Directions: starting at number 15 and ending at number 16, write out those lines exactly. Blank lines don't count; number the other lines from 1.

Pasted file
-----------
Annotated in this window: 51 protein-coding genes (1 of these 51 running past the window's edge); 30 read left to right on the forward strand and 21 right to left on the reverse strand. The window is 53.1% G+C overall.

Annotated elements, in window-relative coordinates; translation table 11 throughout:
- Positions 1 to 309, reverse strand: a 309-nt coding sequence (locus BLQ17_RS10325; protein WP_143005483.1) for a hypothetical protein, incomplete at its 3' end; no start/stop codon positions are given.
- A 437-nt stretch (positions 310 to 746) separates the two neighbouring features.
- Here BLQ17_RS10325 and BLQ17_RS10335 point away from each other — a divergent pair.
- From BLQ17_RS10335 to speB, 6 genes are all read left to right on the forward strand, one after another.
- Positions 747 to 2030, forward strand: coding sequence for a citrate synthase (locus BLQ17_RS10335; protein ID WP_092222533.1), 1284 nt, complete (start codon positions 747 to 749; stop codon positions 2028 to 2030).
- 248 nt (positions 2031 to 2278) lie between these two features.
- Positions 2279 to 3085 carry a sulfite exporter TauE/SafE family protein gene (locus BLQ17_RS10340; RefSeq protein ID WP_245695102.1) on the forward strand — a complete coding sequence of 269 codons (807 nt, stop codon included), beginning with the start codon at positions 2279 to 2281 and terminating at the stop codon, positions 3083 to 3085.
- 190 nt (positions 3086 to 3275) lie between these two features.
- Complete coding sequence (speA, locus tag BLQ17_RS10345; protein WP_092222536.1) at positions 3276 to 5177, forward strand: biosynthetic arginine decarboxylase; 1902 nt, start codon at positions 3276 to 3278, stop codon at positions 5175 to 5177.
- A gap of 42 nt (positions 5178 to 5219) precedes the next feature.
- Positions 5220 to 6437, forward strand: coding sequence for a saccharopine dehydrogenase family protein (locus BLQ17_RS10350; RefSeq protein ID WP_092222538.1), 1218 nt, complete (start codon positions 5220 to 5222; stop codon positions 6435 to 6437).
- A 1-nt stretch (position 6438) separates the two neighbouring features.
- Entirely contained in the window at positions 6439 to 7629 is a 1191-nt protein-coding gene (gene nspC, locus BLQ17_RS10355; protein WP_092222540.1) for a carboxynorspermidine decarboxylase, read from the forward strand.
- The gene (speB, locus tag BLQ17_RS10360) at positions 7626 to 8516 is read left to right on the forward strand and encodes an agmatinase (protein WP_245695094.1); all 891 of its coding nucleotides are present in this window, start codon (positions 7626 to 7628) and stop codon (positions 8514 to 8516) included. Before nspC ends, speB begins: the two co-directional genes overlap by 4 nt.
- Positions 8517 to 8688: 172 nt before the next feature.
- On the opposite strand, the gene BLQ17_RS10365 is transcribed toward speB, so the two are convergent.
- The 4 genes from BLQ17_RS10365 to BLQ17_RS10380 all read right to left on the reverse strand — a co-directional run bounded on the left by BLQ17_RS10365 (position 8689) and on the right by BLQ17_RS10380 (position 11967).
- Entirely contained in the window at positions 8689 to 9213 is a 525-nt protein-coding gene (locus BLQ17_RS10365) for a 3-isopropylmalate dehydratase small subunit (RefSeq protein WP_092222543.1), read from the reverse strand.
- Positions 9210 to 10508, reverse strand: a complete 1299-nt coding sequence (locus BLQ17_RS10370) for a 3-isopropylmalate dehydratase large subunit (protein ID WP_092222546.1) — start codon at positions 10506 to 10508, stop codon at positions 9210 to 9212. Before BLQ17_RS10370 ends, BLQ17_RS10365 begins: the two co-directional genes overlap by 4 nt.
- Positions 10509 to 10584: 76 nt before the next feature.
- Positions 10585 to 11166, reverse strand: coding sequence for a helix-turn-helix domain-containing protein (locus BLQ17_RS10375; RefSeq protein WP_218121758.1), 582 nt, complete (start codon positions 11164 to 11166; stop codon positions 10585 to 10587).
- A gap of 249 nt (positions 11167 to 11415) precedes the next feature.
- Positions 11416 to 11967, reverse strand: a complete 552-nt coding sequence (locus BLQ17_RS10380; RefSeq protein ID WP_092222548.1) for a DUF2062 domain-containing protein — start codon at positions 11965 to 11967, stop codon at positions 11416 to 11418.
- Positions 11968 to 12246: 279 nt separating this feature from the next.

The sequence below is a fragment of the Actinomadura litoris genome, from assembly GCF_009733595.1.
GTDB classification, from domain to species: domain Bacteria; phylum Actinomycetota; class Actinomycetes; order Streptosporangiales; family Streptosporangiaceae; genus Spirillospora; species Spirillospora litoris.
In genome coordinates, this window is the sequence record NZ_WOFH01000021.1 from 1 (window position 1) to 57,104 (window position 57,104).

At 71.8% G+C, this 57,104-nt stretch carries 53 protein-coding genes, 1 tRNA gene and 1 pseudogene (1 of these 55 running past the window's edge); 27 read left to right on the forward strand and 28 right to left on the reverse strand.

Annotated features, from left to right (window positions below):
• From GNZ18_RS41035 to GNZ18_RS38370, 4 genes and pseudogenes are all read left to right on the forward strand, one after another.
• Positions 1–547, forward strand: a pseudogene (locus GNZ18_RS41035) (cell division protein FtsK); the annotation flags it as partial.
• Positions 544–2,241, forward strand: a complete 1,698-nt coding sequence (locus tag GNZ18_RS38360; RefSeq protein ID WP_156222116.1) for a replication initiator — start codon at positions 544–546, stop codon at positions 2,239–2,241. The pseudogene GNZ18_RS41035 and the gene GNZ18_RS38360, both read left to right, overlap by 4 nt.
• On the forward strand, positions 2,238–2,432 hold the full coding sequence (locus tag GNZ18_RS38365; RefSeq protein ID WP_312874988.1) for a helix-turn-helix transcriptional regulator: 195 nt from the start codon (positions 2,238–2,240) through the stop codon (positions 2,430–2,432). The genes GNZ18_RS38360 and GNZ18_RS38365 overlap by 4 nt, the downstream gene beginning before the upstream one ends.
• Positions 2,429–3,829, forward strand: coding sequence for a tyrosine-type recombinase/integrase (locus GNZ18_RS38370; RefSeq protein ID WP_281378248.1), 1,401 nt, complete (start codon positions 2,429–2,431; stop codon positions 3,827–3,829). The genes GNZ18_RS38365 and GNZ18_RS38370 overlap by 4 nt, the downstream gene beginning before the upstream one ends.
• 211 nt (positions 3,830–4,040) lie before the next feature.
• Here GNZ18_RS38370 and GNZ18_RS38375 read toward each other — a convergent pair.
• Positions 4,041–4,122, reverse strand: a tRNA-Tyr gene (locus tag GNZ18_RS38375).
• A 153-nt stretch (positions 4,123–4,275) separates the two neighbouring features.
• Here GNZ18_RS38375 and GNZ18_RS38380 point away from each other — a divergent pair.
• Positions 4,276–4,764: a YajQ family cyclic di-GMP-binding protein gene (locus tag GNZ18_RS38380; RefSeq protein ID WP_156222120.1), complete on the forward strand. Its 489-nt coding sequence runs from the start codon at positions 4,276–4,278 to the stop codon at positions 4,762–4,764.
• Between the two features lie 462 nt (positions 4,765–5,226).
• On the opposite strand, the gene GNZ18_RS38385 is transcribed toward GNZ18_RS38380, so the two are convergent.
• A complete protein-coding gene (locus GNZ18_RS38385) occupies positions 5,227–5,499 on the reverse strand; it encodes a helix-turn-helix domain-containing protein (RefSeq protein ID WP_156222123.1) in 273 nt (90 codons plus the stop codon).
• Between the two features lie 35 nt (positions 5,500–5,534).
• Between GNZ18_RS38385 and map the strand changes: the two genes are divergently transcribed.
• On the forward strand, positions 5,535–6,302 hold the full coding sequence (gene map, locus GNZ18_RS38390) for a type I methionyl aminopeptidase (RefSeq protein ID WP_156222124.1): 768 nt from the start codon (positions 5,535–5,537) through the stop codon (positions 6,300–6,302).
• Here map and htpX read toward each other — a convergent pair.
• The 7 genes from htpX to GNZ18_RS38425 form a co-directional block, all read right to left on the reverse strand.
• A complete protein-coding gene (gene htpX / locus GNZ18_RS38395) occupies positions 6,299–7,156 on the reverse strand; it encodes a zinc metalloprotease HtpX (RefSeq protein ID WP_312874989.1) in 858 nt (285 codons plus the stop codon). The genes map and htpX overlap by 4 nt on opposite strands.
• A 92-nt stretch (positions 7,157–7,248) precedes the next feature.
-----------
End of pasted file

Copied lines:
- Entirely contained in the window at positions 6439 to 7629 is a 1191-nt protein-coding gene (gene nspC, locus BLQ17_RS10355; protein WP_092222540.1) for a carboxynorspermidine decarboxylase, read from the forward strand.
- The gene (speB, locus tag BLQ17_RS10360) at positions 7626 to 8516 is read left to right on the forward strand and encodes an agmatinase (protein WP_245695094.1); all 891 of its coding nucleotides are present in this window, start codon (positions 7626 to 7628) and stop codon (positions 8514 to 8516) included. Before nspC ends, speB begins: the two co-directional genes overlap by 4 nt.